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We played our hearts out. We always did. We’ve never not given 120%.
dUg Pinnick on playing to three people in clubs on the Out of the Silent Planet tour, Rick Davenport’s Rock Show
My career started at 38, so I always try to tell people don’t give up on it if you believe. Just keep doing it.
I was so sick of trying to figure out what people wanted to hear. One day I just woke up and said, “I’m not gonna play that game. I’m gonna write whatever the heck I feel like. Whatever comes out is whatever comes out, and that’s gonna be that.”
Ty Tabor on his songwriting mindset for King’s X, Rich Davenport’s Rock Show
There’s been a lot of pressure on [the Rock Hall] to induct us over the years, and they resisted. We could’ve been inducted 15 years ago. You’re eligible after 25 years as a band, but they waited 40. Sooner or later, it doesn’t matter to me. As far as I’m concerned, it’s a big honor and I plan to have a good time.
Ace Frehley on KISS’s induction into the Rock and Roll Hall of Fame, Noisy interview

Dave Ellefson and Frank Bello talk bass gear with Sweetwater Music’s Mitch Gallagher for the Guitars & Gear series

Yep. More bass.

Frank Bello sets the record straight on Loudwire’s Wikipedia: Fact or Fiction?

Looks like it’s a bass kinda day, huh?

Soundgarden sits down with Guitar Center to discuss the band’s history, their influences, and their breakout album Superunknown

Bono answers the question, “Who is Jesus?”

I think it’s the defining question for a Christian–’Who was Christ?’ And I don’t think you’re let off easily by saying, ‘A great thinker,’ or ‘A great philosopher,’ because actually, he went around saying he was the messiah. That’s why he was crucified. He was crucified because he said he was the son of God. So he either was the son of God, or he was nuts. Forget rock ‘n’ roll messianic complexes, this is Charlie Manson-type delirium. And I find it hard to accept that all the millions and millions of lives…for two-thousand years have been touched–have felt their lives touched and inspired by a nutter.

My respect for Bono just increased. Watch the entire video to find out what he also believes about prayer, miracles, and the resurrection.

I did a little digging and found out this interview comes from the June 25, 2013 episode of The Meaning of Life, a series on Ireland’s public broadcast network RTE. Hosted by Gay Byrne, it delves into matters of faith and religion with public figures.

And it turns out this isn’t the first time Byrne interviewed Bono.

…I’m a person who can go pretty dark. That’s the other thing that a lot of these songs, as happy as the choruses may be, my brain tries really hard to make me destroy myself.
Glen Phillips on writing for Toad the Wet Sprocket’s New Constellation, Whopperjaw interview

James Hetfield at Guitar Center

James Hetfield, the man himself, sat down with us at Guitar Center in San Francisco. In the small room, he shared stories about becoming a musician, rising to fame, and even played a bit. All the while, customers continued to shop in the store, having no idea it was James playing.

I wonder if he played “Stairway to Heaven” while he was there?!

Great Things Happen When You Have No Idea What You’re Doing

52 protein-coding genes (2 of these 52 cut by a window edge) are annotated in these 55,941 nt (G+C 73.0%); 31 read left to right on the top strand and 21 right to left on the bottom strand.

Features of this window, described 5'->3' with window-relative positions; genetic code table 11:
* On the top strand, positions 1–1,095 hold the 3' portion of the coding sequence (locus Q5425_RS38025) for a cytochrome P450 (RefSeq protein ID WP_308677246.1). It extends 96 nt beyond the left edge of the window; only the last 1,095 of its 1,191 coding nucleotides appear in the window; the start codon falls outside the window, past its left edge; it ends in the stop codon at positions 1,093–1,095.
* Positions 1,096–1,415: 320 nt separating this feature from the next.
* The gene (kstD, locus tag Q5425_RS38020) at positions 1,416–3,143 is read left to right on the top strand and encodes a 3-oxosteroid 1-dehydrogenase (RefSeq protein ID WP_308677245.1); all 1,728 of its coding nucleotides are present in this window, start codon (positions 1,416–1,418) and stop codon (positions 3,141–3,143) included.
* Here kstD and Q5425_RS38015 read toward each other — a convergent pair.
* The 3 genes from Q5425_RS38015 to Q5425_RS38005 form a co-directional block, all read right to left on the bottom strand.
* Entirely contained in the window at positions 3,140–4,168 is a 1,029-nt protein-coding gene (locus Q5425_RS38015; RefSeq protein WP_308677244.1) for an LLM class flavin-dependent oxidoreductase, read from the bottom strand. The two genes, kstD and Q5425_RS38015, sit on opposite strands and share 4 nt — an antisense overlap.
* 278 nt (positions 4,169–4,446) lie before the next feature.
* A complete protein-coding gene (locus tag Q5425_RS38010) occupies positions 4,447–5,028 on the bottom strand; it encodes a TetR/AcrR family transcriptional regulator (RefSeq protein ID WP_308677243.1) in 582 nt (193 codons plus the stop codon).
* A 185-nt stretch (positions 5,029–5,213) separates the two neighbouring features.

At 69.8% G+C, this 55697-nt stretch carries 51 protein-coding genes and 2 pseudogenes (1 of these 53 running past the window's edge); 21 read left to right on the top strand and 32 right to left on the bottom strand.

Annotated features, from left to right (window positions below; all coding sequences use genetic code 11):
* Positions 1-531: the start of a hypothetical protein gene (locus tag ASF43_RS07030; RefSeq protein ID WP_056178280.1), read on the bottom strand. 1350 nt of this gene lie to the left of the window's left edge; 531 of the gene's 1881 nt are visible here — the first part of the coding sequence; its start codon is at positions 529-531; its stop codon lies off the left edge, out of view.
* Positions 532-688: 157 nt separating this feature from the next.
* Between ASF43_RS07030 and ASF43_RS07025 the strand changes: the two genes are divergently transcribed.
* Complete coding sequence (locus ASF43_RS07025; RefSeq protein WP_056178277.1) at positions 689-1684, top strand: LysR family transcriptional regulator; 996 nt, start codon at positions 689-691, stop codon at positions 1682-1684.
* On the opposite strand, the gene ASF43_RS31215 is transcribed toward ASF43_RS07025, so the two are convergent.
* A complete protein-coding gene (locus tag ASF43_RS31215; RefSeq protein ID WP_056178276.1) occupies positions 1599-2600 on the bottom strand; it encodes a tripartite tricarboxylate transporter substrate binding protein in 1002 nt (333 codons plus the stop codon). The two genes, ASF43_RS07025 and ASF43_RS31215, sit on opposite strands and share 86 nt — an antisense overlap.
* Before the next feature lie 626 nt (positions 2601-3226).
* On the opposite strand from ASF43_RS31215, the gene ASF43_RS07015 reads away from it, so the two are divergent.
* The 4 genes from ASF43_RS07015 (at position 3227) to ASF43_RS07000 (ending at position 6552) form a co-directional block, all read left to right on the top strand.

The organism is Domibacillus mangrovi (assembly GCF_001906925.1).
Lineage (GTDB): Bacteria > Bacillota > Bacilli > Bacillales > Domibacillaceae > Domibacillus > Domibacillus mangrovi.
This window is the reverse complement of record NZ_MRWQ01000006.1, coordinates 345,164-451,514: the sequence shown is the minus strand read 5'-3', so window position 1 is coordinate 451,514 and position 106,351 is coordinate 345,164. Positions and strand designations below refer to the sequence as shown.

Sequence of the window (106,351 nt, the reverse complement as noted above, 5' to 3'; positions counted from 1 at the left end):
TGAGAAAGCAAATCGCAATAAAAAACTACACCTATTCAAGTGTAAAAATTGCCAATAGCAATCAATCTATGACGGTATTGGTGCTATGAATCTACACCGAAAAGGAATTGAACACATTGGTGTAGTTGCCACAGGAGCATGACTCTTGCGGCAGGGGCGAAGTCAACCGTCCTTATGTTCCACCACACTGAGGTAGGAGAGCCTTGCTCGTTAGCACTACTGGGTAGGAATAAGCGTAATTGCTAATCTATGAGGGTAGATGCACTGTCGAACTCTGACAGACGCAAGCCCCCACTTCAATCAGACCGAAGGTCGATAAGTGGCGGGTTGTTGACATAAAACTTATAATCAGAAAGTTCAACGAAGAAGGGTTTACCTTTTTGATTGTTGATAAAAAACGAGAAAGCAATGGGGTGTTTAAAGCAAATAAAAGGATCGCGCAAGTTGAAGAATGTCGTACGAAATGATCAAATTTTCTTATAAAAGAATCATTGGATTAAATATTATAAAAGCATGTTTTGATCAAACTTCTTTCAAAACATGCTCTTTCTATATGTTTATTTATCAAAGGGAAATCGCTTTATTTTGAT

Off Camera, Episode 7: Dave Grohl

“What could be more simple than just hitting a red button and letting a tape reel f*cking roll?” — Dave Grohl on recording Wasting Light to tape

For episode 7 of Off Camera, a webzine, television show, and podcast, photographer/director and founder Sam Jones sat down with Dave Grohl to discuss a little bit of everything going on his world. Among other things, topics included Dave’s punk background, his main gigs Nirvana and Foo Fighters (of course), the recording of Wasting Light, the filming and recording of the Sound City documentary and companion album, where the music industry is headed, and probably most importantly, working as hard as you can at what you love while keeping things simple.

If video ain’t your thang, you can also read the full interview at the Off Camera site or listen to the podcast version.


If you don’t make it so people listen for you and what you’re going to do and have on and what you’re going to say and what you’re going to play, ultimately you’ll be replaced by a computer.
Eddie Trunk on the fate of terrestrial and satellite radio DJs, Rock and Roll Geek Show Episode 516
If it was 1990, we would have MTV and radio, and the war would be trying to get the band to sell lots of records. Nowadays, it’s like the Wild West, so I have no idea what can or will happen. We can make plans—touring, making records, and doing all the interviews in the world—but at the end of the day, it’s a new way of thinking. There are no guarantees.
Doug Pinnick on the current state of the music industry, Premier Guitar, June 2013
The whole project didn’t take more than two weeks to do—two weeks. The core tracks were done live… Once you know the direction you’re going in, it should be a continuous driving force, and the people you’re working with will help you refine it. I don’t think it should take six months or a year to do a project. You can lose the freshness.
Guitarist Eric Gales on the making of Pinnick Gales Pridgen, Premier Guitar, June 2013
All the best metal bands are really punks. When they forget that, that’s when they start sucking.
Eureka Machines’ Chris Catalyst, Über Röck Midnite Mixtape Massacre interview